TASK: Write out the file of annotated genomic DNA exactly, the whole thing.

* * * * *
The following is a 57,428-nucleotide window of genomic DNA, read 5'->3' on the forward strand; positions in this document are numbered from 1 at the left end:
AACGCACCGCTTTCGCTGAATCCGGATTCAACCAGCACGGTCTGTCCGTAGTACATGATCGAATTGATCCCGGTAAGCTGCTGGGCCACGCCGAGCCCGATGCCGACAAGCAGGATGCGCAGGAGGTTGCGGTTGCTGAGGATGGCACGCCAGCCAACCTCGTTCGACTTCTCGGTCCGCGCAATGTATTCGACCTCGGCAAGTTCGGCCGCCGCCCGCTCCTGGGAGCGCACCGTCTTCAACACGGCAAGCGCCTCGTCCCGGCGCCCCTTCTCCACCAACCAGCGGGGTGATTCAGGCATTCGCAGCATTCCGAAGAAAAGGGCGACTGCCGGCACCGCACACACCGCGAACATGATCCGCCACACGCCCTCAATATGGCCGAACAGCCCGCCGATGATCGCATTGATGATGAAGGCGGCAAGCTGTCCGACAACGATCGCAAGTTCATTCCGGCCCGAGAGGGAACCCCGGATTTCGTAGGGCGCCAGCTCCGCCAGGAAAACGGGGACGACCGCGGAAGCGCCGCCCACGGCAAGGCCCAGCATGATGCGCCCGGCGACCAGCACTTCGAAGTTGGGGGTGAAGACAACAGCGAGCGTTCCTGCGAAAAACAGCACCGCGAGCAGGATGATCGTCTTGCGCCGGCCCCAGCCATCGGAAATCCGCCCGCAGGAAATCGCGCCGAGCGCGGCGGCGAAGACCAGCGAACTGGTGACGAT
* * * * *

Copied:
The following is a 57,428-nucleotide window of genomic DNA, read 5'->3' on the forward strand; positions in this document are numbered from 1 at the left end:
AACGCACCGCTTTCGCTGAATCCGGATTCAACCAGCACGGTCTGTCCGTAGTACATGATCGAATTGATCCCGGTAAGCTGCTGGGCCACGCCGAGCCCGATGCCGACAAGCAGGATGCGCAGGAGGTTGCGGTTGCTGAGGATGGCACGCCAGCCAACCTCGTTCGACTTCTCGGTCCGCGCAATGTATTCGACCTCGGCAAGTTCGGCCGCCGCCCGCTCCTGGGAGCGCACCGTCTTCAACACGGCAAGCGCCTCGTCCCGGCGCCCCTTCTCCACCAACCAGCGGGGTGATTCAGGCATTCGCAGCATTCCGAAGAAAAGGGCGACTGCCGGCACCGCACACACCGCGAACATGATCCGCCACACGCCCTCAATATGGCCGAACAGCCCGCCGATGATCGCATTGATGATGAAGGCGGCAAGCTGTCCGACAACGATCGCAAGTTCATTCCGGCCCGAGAGGGAACCCCGGATTTCGTAGGGCGCCAGCTCCGCCAGGAAAACGGGGACGACCGCGGAAGCGCCGCCCACGGCAAGGCCCAGCATGATGCGCCCGGCGACCAGCACTTCGAAGTTGGGGGTGAAGACAACAGCGAGCGTTCCTGCGAAAAACAGCACCGCGAGCAGGATGATCGTCTTGCGCCGGCCCCAGCCATCGGAAATCCGCCCGCAGGAAATCGCGCCGAGCGCGGCGGCGAAGACCAGCGAACTGGTGACGAT